BBC NATIONAL SHORT STORY AWARD SHORTLIST 2015:
For the 7th year running, Comma Press are delighted to publish the BBC National Short Award in collaboration with Book Trust. Please find the highly anticipated shortlist of authors below! Copies of the book are available via our website in hardcopy or E-book form. I wonder who the winner will be?
Jonathan Buckley studied English Literature at Sussex University, where he stayed on to take an MA. From there he moved to King’s College, London, where he researched the work of the Scottish poet/artist Ian Hamilton Finlay. After working as a university tutor, stage hand, maker of theatrical sets and props, bookshop manager, decorator and builder, he was commissioned in 1987 to write The Rough Guide to Venice & the Veneto. He went on to become an editorial director at Rough Guides, and to write further guidebooks on Tuscany & Umbria and Florence, as well as contributing to The Rough Guide to Classical Music and The Rough Guide to Opera. His first novel, The Biography of Thomas Lang, was published by Fourth Estate in 1997. It was followed by Xerxes (1999), Ghost MacIndoe (2001), Invisible (2004), So He Takes the Dog (2006), Contact (2010), Telescope (2011), Nostalgia (2013) and The river is the river (2015). From 2003 to 2005 he held a Royal Literary Fund fellowship at the University of Sussex, and from 2007 to 2011 was an Advisory Fellow of the Royal Literary Fund. He also works as a freelance non-fiction editor.
Mark Haddon’s first novel for adults was the prizewinning The Curious Incident of the Dog in the Night-Time (2003), which was later adapted by Simon Stephens into a prize-winning play. His subsequent novels are A Spot of Bother (2006) and The Red House (2012). Mark has written for TV and radio and published a collection of poetry, The Talking Horse, the Sad Girl and the Village Under the Sea. His play, Polar Bears, was produced at the Donmar in 2010. His short story ‘The Gun’ was short listed for the Sunday Times EFG Short Story Award and the O’Henry Prize. The Pier Falls, a collection of his short stories, will be published by Cape in May 2016.
Frances Leviston was born in Edinburgh in 1982 and grew up in Sheffield. She read English at St Hilda’s College, Oxford, and has an MA in Writing from Sheffield Hallam University. Public Dream, her first collection of poetry, was published in 2007 by Picador and shortlisted for the T. S. Eliot Prize. Her second collection, Disinformation, appeared from Picador in 2015. She lives in Durham.
‘The Assasination of Margaret Thatcher’
Hilary Mantel grew up in the Peak District in Derbyshire and was educated at a Cheshire convent school, the LSE and Sheffield University, graduating in law in 1973. She was subsequently a teacher and a social worker, living for 9 years in Africa and the Middle East. She became a full-time writer in the mid 1980s, and is the author of eleven novels, two short story collections and a memoir, Giving Up The Ghost. She writes both historical and contemporary fiction and her settings range from a South African township under apartheid to Paris in the Revolution, from a city in twentieth century Saudi Arabia to rural Ireland in the eighteenth century. Her novel Wolf Hall is about Thomas Cromwell, chief minister to Henry VIII. It won the 2009 Man Booker prize, the inaugural Walter Scott prize, and in the US won the National Book Critics Circle Award. Her second Cromwell novel, Bring Up The Bodies, won the 2012 Man Booker Prize and the Costa Book of the year’ Award. Both novels were adapted for television, and she worked with the adapter Mike Poulton on a stage version which was performed in Stratford-upon-Avon, the West End and Broadway. She is a Governor of The Royal Shakespeare Company. In 2014 she published a book of short stories The Assassination of Margaret Thatcher. She is currently working on the final novel of the Thomas Cromwell trilogy The Mirror & The Light. Hilary Mantel was appointed DBE in 2014. She lives with her husband in East Devon.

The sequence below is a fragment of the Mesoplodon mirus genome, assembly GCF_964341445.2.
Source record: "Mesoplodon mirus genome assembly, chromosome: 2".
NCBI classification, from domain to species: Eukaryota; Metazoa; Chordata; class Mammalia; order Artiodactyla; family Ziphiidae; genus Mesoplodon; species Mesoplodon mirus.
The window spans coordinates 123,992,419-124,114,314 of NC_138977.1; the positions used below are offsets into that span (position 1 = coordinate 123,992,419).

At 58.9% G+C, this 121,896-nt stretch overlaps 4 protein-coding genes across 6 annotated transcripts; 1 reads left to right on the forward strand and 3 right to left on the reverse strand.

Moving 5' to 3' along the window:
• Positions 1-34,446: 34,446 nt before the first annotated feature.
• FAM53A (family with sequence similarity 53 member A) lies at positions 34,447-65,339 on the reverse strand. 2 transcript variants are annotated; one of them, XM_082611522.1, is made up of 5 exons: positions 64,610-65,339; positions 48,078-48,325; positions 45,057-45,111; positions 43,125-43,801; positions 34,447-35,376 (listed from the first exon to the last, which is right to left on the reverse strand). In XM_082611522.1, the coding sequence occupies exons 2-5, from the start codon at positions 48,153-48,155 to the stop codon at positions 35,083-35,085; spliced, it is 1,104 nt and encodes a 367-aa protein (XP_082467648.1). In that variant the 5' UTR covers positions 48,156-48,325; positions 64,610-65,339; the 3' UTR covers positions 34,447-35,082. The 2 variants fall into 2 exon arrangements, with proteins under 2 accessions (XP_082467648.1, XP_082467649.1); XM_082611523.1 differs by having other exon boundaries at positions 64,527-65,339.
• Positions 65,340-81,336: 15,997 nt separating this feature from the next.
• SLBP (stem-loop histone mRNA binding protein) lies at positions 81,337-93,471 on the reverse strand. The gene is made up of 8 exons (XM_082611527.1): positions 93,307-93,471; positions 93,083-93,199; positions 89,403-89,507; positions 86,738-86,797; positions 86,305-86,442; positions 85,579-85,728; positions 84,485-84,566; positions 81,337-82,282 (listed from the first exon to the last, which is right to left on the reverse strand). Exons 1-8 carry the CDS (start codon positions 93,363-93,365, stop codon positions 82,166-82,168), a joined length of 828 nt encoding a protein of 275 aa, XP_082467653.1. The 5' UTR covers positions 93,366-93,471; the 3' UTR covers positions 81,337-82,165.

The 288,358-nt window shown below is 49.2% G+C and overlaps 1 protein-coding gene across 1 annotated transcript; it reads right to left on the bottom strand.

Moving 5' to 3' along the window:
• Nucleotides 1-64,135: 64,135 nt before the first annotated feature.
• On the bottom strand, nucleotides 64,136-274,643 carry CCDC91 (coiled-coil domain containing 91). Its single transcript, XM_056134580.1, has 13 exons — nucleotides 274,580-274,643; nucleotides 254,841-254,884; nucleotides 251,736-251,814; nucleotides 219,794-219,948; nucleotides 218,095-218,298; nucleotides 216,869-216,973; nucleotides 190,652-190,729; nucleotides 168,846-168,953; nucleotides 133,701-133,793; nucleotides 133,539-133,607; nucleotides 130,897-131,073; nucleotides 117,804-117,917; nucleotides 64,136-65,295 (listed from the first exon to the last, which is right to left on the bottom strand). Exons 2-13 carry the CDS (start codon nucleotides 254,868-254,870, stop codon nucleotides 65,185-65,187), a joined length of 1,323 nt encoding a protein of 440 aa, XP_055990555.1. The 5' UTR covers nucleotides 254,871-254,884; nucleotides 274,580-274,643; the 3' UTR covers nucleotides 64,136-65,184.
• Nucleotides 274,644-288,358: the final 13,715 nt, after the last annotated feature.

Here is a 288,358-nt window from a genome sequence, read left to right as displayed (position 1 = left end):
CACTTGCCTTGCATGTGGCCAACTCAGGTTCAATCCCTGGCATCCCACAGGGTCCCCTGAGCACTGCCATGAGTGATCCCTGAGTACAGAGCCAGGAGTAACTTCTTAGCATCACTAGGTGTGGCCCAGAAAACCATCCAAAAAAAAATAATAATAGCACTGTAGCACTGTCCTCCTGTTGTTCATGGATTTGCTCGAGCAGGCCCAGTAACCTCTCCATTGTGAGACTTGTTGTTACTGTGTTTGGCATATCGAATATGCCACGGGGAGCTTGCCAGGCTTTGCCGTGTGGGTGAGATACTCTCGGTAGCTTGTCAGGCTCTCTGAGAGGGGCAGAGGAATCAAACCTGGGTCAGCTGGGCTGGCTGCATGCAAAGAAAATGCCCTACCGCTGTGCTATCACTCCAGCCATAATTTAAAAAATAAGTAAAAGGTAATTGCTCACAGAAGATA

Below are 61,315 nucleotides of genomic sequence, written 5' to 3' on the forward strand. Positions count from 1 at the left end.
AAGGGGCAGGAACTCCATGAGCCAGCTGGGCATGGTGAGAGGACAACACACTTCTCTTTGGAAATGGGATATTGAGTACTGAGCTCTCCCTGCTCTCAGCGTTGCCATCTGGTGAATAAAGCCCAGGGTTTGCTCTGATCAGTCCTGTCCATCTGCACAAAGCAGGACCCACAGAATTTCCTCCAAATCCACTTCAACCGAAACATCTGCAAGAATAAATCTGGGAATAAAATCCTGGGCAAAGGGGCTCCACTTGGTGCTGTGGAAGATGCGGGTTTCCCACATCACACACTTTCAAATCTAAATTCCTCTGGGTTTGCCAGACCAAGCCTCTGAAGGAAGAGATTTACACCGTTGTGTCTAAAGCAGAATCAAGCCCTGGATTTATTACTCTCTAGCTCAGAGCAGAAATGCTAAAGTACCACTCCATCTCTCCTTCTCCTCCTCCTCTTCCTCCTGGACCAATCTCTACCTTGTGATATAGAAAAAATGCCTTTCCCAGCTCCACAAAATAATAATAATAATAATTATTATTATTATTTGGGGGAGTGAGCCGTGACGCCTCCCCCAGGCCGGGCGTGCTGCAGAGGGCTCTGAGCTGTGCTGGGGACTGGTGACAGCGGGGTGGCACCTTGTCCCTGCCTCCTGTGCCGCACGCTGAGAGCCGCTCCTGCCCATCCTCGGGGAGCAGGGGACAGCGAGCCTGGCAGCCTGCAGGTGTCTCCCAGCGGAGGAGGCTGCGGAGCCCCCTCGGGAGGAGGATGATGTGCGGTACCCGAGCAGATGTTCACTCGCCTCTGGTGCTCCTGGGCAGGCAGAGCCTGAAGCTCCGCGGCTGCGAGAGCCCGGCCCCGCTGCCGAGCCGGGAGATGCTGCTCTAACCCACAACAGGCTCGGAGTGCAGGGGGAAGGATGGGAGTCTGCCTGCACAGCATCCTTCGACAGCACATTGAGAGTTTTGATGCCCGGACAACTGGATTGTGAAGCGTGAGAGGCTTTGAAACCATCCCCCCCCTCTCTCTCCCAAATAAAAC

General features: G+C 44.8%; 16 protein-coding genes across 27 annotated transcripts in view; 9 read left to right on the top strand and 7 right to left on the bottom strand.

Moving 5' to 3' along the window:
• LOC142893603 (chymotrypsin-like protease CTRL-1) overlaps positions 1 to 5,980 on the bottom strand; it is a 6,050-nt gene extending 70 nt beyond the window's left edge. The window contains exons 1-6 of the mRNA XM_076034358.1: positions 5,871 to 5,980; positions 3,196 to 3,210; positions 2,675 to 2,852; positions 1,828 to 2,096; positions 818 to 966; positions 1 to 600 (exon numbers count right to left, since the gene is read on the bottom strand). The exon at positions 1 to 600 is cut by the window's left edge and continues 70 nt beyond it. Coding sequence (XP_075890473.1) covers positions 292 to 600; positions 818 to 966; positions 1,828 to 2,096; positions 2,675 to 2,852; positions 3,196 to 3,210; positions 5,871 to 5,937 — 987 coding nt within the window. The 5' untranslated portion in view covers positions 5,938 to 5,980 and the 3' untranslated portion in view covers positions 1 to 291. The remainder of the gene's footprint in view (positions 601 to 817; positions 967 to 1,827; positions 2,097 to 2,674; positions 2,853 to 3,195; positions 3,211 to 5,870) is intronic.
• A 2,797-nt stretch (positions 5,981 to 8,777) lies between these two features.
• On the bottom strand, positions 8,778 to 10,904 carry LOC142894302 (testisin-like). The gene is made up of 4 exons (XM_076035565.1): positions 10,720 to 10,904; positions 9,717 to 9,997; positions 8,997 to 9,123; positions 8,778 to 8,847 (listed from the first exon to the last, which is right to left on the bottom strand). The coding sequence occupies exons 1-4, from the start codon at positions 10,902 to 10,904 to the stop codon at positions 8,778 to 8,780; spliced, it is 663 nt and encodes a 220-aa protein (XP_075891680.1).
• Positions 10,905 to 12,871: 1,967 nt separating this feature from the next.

‘Do it Now, Jump the Table’
Jeremy Page grew up on the North Norfolk coast. His first novel, Salt, (Penguin, 2007) was shortlisted for the Commonwealth Writers’ Prize for Best First Book and the Jelf First Novel Award. His second novel, The Wake (Penguin, 2009), won the fiction prize at the East Anglian Book Awards, and was shortlisted for the New Angle
Prize. The Collector of Lost Things (Little Brown, 2013) was longlisted for the Dublin Imac Prize. He is also a scriptwriter and script editor for various UK film and TV companies, a journalist, and has taught Creative Writing at the UEA as well as tutoring and mentoring for various universities and at the London Film School. He lives in London and is married with three children.